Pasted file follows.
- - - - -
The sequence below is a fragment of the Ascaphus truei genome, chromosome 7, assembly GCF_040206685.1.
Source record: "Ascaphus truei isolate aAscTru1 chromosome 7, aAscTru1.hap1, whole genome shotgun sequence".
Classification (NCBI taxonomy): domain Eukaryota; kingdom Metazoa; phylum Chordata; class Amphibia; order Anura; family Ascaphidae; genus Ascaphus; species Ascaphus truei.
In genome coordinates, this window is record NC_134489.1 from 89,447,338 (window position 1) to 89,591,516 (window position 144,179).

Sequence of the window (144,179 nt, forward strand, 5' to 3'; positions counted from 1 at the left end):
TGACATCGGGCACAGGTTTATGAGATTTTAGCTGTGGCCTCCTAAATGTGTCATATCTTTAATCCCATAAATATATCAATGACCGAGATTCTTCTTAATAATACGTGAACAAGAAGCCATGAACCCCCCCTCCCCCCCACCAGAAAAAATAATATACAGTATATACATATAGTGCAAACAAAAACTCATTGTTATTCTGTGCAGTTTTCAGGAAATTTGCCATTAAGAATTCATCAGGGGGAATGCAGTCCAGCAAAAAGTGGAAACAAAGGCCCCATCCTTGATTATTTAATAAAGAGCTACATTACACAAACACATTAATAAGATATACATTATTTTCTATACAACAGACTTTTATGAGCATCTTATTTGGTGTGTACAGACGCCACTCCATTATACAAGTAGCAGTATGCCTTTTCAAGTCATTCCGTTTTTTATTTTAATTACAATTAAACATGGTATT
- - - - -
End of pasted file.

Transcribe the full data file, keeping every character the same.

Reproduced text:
The sequence below is a fragment of the Ascaphus truei genome, chromosome 7, assembly GCF_040206685.1.
Source record: "Ascaphus truei isolate aAscTru1 chromosome 7, aAscTru1.hap1, whole genome shotgun sequence".
Classification (NCBI taxonomy): domain Eukaryota; kingdom Metazoa; phylum Chordata; class Amphibia; order Anura; family Ascaphidae; genus Ascaphus; species Ascaphus truei.
In genome coordinates, this window is record NC_134489.1 from 89,447,338 (window position 1) to 89,591,516 (window position 144,179).

Sequence of the window (144,179 nt, forward strand, 5' to 3'; positions counted from 1 at the left end):
TGACATCGGGCACAGGTTTATGAGATTTTAGCTGTGGCCTCCTAAATGTGTCATATCTTTAATCCCATAAATATATCAATGACCGAGATTCTTCTTAATAATACGTGAACAAGAAGCCATGAACCCCCCCTCCCCCCCACCAGAAAAAATAATATACAGTATATACATATAGTGCAAACAAAAACTCATTGTTATTCTGTGCAGTTTTCAGGAAATTTGCCATTAAGAATTCATCAGGGGGAATGCAGTCCAGCAAAAAGTGGAAACAAAGGCCCCATCCTTGATTATTTAATAAAGAGCTACATTACACAAACACATTAATAAGATATACATTATTTTCTATACAACAGACTTTTATGAGCATCTTATTTGGTGTGTACAGACGCCACTCCATTATACAAGTAGCAGTATGCCTTTTCAAGTCATTCCGTTTTTTATTTTAATTACAATTAAACATGGTATT